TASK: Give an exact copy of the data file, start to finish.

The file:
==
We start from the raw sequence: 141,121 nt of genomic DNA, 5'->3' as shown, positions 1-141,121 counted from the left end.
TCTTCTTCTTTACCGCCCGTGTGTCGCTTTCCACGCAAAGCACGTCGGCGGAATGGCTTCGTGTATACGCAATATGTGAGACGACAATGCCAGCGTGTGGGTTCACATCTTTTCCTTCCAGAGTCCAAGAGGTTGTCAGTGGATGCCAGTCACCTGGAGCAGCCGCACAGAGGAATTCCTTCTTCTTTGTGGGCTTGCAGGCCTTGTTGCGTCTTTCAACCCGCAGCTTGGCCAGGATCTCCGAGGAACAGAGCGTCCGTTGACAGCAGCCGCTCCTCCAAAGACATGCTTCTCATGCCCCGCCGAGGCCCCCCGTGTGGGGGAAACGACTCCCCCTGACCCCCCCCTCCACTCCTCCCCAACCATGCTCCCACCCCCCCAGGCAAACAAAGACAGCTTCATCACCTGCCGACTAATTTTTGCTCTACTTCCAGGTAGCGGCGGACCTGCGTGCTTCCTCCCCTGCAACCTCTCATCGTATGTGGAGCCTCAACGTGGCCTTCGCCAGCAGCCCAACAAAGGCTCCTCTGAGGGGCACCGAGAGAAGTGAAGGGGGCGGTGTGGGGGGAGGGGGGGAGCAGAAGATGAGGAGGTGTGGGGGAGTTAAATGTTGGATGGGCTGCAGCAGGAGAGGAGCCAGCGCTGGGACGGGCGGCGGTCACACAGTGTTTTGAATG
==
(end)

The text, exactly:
We start from the raw sequence: 141,121 nt of genomic DNA, 5'->3' as shown, positions 1-141,121 counted from the left end.
TCTTCTTCTTTACCGCCCGTGTGTCGCTTTCCACGCAAAGCACGTCGGCGGAATGGCTTCGTGTATACGCAATATGTGAGACGACAATGCCAGCGTGTGGGTTCACATCTTTTCCTTCCAGAGTCCAAGAGGTTGTCAGTGGATGCCAGTCACCTGGAGCAGCCGCACAGAGGAATTCCTTCTTCTTTGTGGGCTTGCAGGCCTTGTTGCGTCTTTCAACCCGCAGCTTGGCCAGGATCTCCGAGGAACAGAGCGTCCGTTGACAGCAGCCGCTCCTCCAAAGACATGCTTCTCATGCCCCGCCGAGGCCCCCCGTGTGGGGGAAACGACTCCCCCTGACCCCCCCCTCCACTCCTCCCCAACCATGCTCCCACCCCCCCAGGCAAACAAAGACAGCTTCATCACCTGCCGACTAATTTTTGCTCTACTTCCAGGTAGCGGCGGACCTGCGTGCTTCCTCCCCTGCAACCTCTCATCGTATGTGGAGCCTCAACGTGGCCTTCGCCAGCAGCCCAACAAAGGCTCCTCTGAGGGGCACCGAGAGAAGTGAAGGGGGCGGTGTGGGGGGAGGGGGGGAGCAGAAGATGAGGAGGTGTGGGGGAGTTAAATGTTGGATGGGCTGCAGCAGGAGAGGAGCCAGCGCTGGGACGGGCGGCGGTCACACAGTGTTTTGAATG